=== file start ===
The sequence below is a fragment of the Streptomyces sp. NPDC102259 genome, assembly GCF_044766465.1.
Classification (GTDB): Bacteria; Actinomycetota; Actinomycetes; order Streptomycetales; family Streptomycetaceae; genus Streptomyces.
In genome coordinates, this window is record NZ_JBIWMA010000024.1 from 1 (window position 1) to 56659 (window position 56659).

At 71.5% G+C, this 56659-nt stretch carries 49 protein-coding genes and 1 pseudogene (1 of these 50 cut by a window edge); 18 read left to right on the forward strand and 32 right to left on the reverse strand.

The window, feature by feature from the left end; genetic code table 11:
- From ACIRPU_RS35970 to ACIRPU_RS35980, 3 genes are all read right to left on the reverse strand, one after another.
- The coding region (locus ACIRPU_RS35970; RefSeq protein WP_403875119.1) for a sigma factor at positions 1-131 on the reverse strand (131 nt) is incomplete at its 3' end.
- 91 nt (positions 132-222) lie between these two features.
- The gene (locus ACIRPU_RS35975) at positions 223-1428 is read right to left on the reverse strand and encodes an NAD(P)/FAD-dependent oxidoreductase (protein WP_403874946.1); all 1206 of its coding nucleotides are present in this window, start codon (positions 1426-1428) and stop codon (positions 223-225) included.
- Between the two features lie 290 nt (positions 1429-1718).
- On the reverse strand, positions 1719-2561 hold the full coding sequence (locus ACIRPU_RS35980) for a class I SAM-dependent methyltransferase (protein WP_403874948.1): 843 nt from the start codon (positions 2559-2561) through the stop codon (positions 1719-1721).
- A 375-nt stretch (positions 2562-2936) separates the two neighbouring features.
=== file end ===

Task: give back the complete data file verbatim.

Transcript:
The sequence below is a fragment of the Streptomyces sp. NPDC102259 genome, assembly GCF_044766465.1.
Classification (GTDB): Bacteria; Actinomycetota; Actinomycetes; order Streptomycetales; family Streptomycetaceae; genus Streptomyces.
In genome coordinates, this window is record NZ_JBIWMA010000024.1 from 1 (window position 1) to 56659 (window position 56659).

At 71.5% G+C, this 56659-nt stretch carries 49 protein-coding genes and 1 pseudogene (1 of these 50 cut by a window edge); 18 read left to right on the forward strand and 32 right to left on the reverse strand.

The window, feature by feature from the left end; genetic code table 11:
- From ACIRPU_RS35970 to ACIRPU_RS35980, 3 genes are all read right to left on the reverse strand, one after another.
- The coding region (locus ACIRPU_RS35970; RefSeq protein WP_403875119.1) for a sigma factor at positions 1-131 on the reverse strand (131 nt) is incomplete at its 3' end.
- 91 nt (positions 132-222) lie between these two features.
- The gene (locus ACIRPU_RS35975) at positions 223-1428 is read right to left on the reverse strand and encodes an NAD(P)/FAD-dependent oxidoreductase (protein WP_403874946.1); all 1206 of its coding nucleotides are present in this window, start codon (positions 1426-1428) and stop codon (positions 223-225) included.
- Between the two features lie 290 nt (positions 1429-1718).
- On the reverse strand, positions 1719-2561 hold the full coding sequence (locus ACIRPU_RS35980) for a class I SAM-dependent methyltransferase (protein WP_403874948.1): 843 nt from the start codon (positions 2559-2561) through the stop codon (positions 1719-1721).
- A 375-nt stretch (positions 2562-2936) separates the two neighbouring features.